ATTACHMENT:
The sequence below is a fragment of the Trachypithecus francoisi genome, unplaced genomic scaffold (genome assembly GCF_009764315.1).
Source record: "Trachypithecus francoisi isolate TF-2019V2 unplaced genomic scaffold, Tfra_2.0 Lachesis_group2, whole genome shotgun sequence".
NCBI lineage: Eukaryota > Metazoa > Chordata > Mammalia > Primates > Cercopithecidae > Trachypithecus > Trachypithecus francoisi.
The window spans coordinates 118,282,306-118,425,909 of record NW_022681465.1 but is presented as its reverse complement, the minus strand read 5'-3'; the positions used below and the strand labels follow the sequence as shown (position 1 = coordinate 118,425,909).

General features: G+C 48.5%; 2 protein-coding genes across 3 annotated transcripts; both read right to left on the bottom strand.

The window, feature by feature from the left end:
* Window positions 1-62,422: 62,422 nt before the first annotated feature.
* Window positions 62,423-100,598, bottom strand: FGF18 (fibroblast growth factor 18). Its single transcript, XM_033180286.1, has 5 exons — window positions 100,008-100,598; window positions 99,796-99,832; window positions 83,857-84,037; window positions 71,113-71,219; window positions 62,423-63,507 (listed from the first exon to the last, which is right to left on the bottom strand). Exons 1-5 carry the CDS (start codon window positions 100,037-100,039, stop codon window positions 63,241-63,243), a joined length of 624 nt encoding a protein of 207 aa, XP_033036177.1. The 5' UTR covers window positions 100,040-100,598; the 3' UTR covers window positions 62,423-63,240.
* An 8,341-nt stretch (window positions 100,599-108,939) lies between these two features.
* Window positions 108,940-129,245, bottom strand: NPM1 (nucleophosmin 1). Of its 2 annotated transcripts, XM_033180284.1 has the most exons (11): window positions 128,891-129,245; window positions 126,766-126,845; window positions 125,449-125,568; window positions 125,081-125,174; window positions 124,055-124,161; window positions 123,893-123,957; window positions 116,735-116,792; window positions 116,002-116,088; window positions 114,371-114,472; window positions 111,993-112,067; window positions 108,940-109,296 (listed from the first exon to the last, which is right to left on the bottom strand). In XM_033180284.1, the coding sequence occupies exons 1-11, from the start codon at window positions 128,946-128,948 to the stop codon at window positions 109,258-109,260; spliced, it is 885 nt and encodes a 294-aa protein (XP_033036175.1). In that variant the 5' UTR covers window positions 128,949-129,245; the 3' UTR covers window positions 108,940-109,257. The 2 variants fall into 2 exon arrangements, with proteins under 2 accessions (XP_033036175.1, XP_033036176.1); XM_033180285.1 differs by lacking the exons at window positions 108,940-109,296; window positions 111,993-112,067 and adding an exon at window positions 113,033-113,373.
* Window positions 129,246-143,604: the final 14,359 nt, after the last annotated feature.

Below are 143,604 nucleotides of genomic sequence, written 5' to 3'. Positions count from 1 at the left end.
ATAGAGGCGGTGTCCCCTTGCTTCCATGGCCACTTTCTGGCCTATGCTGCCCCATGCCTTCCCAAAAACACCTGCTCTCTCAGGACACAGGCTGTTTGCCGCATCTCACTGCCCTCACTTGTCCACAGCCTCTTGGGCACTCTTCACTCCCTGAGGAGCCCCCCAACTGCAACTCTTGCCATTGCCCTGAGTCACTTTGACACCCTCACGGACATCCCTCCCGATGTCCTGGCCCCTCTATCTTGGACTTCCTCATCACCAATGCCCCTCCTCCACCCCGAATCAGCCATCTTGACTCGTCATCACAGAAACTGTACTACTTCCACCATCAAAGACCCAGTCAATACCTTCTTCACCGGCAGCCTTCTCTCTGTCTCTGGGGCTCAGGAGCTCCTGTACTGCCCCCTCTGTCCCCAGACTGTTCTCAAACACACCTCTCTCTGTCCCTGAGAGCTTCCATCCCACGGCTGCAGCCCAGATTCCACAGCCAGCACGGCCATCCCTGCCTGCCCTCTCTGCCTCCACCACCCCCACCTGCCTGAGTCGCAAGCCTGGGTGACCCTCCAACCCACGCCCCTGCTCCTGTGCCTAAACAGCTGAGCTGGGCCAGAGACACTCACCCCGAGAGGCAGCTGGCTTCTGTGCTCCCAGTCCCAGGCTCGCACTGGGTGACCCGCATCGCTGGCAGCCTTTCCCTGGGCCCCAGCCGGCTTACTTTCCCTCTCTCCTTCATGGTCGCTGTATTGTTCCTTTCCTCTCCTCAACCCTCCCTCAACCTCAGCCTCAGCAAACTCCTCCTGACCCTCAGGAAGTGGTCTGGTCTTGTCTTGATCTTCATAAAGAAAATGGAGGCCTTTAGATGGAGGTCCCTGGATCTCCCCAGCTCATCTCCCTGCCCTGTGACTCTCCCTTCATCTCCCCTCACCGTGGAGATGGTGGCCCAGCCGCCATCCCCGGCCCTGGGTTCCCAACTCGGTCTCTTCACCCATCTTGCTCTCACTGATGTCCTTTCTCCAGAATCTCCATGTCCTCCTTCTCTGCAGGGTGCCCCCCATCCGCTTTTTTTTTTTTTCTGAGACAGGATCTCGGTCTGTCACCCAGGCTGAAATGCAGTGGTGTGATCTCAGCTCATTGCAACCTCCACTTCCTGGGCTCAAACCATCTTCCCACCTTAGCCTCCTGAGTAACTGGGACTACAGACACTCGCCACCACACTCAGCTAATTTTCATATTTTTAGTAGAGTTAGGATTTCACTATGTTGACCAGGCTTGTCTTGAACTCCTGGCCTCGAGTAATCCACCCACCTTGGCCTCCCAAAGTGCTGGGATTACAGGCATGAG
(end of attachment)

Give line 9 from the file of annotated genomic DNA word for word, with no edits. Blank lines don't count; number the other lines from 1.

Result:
* An 8,341-nt stretch (window positions 100,599-108,939) lies between these two features.